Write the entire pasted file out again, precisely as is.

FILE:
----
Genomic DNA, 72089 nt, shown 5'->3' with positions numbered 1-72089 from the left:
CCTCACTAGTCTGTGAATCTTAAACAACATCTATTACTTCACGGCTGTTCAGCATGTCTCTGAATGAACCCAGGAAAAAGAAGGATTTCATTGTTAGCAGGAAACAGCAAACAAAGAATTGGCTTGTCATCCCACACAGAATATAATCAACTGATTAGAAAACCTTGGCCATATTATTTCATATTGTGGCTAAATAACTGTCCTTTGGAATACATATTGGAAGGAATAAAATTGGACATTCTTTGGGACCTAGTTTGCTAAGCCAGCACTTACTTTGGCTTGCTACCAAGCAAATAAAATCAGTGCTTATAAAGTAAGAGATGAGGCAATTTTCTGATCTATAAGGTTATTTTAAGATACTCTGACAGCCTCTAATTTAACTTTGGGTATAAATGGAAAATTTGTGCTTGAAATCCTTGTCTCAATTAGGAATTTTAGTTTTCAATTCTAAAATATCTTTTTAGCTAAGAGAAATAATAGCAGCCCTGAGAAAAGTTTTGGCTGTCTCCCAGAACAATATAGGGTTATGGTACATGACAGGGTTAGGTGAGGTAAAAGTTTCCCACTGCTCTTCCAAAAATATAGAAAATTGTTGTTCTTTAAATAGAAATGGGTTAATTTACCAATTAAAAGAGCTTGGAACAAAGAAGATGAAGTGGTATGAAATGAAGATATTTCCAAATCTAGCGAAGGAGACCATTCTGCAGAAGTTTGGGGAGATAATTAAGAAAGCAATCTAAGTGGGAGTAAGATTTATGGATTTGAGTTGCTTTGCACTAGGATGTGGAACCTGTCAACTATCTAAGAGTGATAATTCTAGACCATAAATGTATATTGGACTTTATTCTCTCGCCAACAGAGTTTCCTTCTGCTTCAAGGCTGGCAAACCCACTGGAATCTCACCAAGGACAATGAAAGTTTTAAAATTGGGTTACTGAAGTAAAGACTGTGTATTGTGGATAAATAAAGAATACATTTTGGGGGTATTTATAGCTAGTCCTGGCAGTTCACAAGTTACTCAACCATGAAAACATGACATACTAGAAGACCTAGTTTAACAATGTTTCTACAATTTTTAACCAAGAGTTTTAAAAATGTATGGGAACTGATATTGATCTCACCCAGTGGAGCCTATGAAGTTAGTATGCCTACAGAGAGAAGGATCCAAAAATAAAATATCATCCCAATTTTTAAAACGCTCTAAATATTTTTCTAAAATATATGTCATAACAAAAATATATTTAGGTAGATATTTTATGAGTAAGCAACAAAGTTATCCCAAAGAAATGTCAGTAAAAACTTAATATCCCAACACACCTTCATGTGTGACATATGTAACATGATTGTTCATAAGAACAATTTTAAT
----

Genomic DNA, 72089 nt, shown 5'->3' with positions numbered 1-72089 from the left:
CCTCACTAGTCTGTGAATCTTAAACAACATCTATTACTTCACGGCTGTTCAGCATGTCTCTGAATGAACCCAGGAAAAAGAAGGATTTCATTGTTAGCAGGAAACAGCAAACAAAGAATTGGCTTGTCATCCCACACAGAATATAATCAACTGATTAGAAAACCTTGGCCATATTATTTCATATTGTGGCTAAATAACTGTCCTTTGGAATACATATTGGAAGGAATAAAATTGGACATTCTTTGGGACCTAGTTTGCTAAGCCAGCACTTACTTTGGCTTGCTACCAAGCAAATAAAATCAGTGCTTATAAAGTAAGAGATGAGGCAATTTTCTGATCTATAAGGTTATTTTAAGATACTCTGACAGCCTCTAATTTAACTTTGGGTATAAATGGAAAATTTGTGCTTGAAATCCTTGTCTCAATTAGGAATTTTAGTTTTCAATTCTAAAATATCTTTTTAGCTAAGAGAAATAATAGCAGCCCTGAGAAAAGTTTTGGCTGTCTCCCAGAACAATATAGGGTTATGGTACATGACAGGGTTAGGTGAGGTAAAAGTTTCCCACTGCTCTTCCAAAAATATAGAAAATTGTTGTTCTTTAAATAGAAATGGGTTAATTTACCAATTAAAAGAGCTTGGAACAAAGAAGATGAAGTGGTATGAAATGAAGATATTTCCAAATCTAGCGAAGGAGACCATTCTGCAGAAGTTTGGGGAGATAATTAAGAAAGCAATCTAAGTGGGAGTAAGATTTATGGATTTGAGTTGCTTTGCACTAGGATGTGGAACCTGTCAACTATCTAAGAGTGATAATTCTAGACCATAAATGTATATTGGACTTTATTCTCTCGCCAACAGAGTTTCCTTCTGCTTCAAGGCTGGCAAACCCACTGGAATCTCACCAAGGACAATGAAAGTTTTAAAATTGGGTTACTGAAGTAAAGACTGTGTATTGTGGATAAATAAAGAATACATTTTGGGGGTATTTATAGCTAGTCCTGGCAGTTCACAAGTTACTCAACCATGAAAACATGACATACTAGAAGACCTAGTTTAACAATGTTTCTACAATTTTTAACCAAGAGTTTTAAAAATGTATGGGAACTGATATTGATCTCACCCAGTGGAGCCTATGAAGTTAGTATGCCTACAGAGAGAAGGATCCAAAAATAAAATATCATCCCAATTTTTAAAACGCTCTAAATATTTTTCTAAAATATATGTCATAACAAAAATATATTTAGGTAGATATTTTATGAGTAAGCAACAAAGTTATCCCAAAGAAATGTCAGTAAAAACTTAATATCCCAACACACCTTCATGTGTGACATATGTAACATGATTGTTCATAAGAACAATTTTAAT